(slide shows, records, radio shows, or plays) from being
The Hugo coordinator can make a judgment call on borderline lengths.
question of whether The BDP Hugo Split…Will It Prevail was
examined by Chris Barkley, Vincent Doherty, Peter Knapp, and Guy
Lillian told the story of the origin of the BDP Hugo. At the 1958
There was little seating for Opening Ceremonies. Most people had
up. This was due to the fact there was to be a reception after
ceremony. First up was ConJose co chair Kevin Standlee. He
was a previlige for Tom Whitmore and himself to chair ConJose.
was unable to come to
Frederik Pohl, Elizabeth Anne Hull, Hal Clement and Shelia Williams
came to Remember
Isaac Asimov. Pohl knew Asimov the
They knew each other in high school. Pohl got free malts at the
store. Both Pohl and Asimov were Futurians. Pohl acted as
agent after World War II. Clement meet Asimov at M.I.T.
brought his students to hear Asimov lecture there. At one dinner
Asimov and another friend designed Mesklin, the world in Clement’s Mission
of Gravity. At one Worldcon, the room Asimov and Clement
became a liquor depository due to fact neither of them drank.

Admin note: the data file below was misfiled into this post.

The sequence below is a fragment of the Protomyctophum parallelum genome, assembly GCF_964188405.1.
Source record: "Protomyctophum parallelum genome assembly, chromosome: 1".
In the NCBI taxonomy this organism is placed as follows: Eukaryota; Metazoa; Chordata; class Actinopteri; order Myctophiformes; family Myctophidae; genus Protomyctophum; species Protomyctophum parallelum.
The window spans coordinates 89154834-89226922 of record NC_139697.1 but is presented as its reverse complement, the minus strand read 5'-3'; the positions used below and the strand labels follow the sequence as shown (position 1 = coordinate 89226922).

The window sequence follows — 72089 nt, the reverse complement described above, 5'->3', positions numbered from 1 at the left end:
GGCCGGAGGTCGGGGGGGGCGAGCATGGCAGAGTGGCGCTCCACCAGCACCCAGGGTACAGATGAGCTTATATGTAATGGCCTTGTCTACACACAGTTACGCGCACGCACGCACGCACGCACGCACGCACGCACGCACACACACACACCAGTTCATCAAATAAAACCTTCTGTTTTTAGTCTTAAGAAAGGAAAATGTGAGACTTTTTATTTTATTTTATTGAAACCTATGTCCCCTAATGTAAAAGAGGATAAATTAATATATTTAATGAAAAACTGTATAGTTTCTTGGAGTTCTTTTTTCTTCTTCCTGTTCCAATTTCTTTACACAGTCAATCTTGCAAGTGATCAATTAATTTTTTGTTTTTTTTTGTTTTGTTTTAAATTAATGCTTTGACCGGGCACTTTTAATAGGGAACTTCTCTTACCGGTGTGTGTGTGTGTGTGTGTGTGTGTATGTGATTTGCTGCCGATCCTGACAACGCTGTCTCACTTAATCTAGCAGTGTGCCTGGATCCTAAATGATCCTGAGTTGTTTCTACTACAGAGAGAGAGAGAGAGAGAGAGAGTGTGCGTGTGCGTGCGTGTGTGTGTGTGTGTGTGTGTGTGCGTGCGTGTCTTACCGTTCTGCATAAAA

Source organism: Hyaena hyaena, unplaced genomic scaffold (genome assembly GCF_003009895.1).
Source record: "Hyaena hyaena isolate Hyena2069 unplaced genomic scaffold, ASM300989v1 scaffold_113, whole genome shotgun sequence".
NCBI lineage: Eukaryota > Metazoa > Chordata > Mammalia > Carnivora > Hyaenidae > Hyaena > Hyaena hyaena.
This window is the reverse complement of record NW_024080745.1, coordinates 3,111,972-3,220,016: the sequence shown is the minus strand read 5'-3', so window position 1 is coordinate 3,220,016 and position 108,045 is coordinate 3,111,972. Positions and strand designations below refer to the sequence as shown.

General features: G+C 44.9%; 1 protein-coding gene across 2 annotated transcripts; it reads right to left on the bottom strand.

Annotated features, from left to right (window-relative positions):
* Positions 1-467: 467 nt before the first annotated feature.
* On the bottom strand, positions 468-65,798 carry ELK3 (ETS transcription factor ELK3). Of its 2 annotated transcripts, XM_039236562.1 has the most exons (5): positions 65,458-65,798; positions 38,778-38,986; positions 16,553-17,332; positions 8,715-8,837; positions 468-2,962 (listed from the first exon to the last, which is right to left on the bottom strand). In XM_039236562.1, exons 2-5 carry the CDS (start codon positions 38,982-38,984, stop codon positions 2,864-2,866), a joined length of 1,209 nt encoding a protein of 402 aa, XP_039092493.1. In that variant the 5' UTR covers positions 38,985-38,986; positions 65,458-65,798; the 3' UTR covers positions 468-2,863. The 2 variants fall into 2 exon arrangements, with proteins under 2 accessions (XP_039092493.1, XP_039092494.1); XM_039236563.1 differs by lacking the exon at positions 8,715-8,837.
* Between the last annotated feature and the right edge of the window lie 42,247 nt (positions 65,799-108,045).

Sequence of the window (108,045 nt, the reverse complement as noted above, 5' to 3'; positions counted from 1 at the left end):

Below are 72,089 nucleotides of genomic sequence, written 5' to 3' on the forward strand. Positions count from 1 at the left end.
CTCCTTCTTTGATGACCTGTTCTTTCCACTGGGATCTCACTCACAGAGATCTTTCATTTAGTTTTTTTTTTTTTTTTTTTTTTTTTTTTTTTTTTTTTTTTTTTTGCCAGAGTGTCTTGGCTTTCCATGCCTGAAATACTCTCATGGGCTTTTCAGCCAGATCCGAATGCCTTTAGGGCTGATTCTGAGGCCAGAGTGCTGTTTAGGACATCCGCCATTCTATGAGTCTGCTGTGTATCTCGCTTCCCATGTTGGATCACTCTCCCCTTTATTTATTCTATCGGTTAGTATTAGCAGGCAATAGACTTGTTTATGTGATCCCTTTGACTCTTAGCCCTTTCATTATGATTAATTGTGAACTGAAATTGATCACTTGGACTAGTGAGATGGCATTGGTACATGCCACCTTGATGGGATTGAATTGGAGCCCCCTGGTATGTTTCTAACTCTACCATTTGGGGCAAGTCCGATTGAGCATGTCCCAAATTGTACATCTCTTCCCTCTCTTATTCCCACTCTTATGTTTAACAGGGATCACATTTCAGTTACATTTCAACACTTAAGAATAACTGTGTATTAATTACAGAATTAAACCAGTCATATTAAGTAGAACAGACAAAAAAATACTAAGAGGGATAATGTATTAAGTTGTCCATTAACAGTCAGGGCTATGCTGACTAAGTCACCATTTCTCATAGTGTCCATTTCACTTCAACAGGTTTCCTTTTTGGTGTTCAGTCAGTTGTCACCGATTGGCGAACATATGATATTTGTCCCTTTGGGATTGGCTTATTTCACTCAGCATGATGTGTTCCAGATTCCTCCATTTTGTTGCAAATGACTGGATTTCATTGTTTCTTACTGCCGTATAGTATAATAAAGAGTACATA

Heroines in Anime was interesting since the panelist disagreed with the premise of the panel described in pocket program. The description in the program questioned whether there were true heroines in anime or did serve as fan service i.e. eye candy. The panel consisting of Michelle Thomas, Kimberly Ann Kindya, Brian Chu, Winnie Hui, and Kent Bloom knew there are heroines in anime. Admittedly there are some ditzy heroines in anime but by in large most of them could hold their own. When the question of anime being more chauvinistic, Chu said this was difficult due to the cultural difference in Asia. As for the women being eye candy, anime is fairer since there is a lot of eye candy for the women as well as the men. Chu also pointed out that it is hard to say if there are true heroines in anime. Most anime will have a male who is an equal or a superior hero to the female. The panel went to discuss the major female characters in anime. Some of the characters discussed included: Motoko Kunsage (Ghost in the Shell), Faye Valentine (Cowboy Bebop), Eddy (Cowboy Bebop), Fujiko Hime (Lupin III), Utena (Utena), Misa Hayase aka Lisa Hayes (Macross aka Robotech), Satsuke(X), Karen (X), Karou Kamiya (Rurouni Kenshin), Kagome(Inuyasha) and the females from the works of Hayao Miyazaki.